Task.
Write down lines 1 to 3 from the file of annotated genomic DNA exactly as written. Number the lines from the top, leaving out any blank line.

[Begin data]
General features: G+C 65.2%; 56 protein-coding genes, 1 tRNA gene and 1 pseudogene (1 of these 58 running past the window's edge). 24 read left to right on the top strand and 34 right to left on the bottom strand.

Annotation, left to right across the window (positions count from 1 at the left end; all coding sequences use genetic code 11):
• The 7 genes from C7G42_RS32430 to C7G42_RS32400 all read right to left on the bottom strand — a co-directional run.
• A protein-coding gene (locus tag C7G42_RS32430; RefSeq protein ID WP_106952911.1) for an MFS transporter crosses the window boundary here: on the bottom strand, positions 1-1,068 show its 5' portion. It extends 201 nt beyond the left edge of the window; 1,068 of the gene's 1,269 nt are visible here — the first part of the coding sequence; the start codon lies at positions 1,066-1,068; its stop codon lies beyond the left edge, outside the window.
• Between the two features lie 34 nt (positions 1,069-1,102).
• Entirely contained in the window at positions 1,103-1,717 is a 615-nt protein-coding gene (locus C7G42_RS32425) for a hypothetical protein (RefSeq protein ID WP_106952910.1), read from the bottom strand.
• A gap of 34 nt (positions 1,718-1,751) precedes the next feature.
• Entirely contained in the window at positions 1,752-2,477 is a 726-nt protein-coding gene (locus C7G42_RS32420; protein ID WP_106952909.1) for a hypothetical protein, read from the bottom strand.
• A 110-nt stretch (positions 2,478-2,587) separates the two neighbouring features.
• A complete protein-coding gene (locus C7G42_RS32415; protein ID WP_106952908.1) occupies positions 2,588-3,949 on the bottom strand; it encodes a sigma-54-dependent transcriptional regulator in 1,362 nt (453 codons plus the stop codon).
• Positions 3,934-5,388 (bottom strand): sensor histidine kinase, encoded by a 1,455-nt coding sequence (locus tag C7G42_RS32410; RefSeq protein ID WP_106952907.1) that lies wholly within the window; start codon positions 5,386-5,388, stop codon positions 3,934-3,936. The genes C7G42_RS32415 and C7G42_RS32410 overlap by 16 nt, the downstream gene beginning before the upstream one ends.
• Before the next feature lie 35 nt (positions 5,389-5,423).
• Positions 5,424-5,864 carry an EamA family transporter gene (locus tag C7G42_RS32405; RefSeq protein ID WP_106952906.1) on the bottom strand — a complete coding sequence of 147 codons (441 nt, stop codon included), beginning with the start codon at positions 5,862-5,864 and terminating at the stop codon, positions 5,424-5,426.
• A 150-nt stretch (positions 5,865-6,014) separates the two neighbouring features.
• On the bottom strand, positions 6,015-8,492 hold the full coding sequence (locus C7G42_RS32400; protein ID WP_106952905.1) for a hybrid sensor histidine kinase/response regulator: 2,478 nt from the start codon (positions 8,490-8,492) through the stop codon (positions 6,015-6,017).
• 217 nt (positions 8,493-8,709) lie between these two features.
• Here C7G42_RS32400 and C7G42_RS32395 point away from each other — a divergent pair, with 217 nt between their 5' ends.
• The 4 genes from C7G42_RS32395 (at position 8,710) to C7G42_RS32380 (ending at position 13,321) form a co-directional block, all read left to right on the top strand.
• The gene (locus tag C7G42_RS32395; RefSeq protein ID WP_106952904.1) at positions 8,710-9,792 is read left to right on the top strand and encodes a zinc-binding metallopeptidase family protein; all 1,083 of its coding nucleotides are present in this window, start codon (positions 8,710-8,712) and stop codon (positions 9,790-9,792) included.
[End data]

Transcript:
General features: G+C 65.2%; 56 protein-coding genes, 1 tRNA gene and 1 pseudogene (1 of these 58 running past the window's edge). 24 read left to right on the top strand and 34 right to left on the bottom strand.

Annotation, left to right across the window (positions count from 1 at the left end; all coding sequences use genetic code 11):
• The 7 genes from C7G42_RS32430 to C7G42_RS32400 all read right to left on the bottom strand — a co-directional run.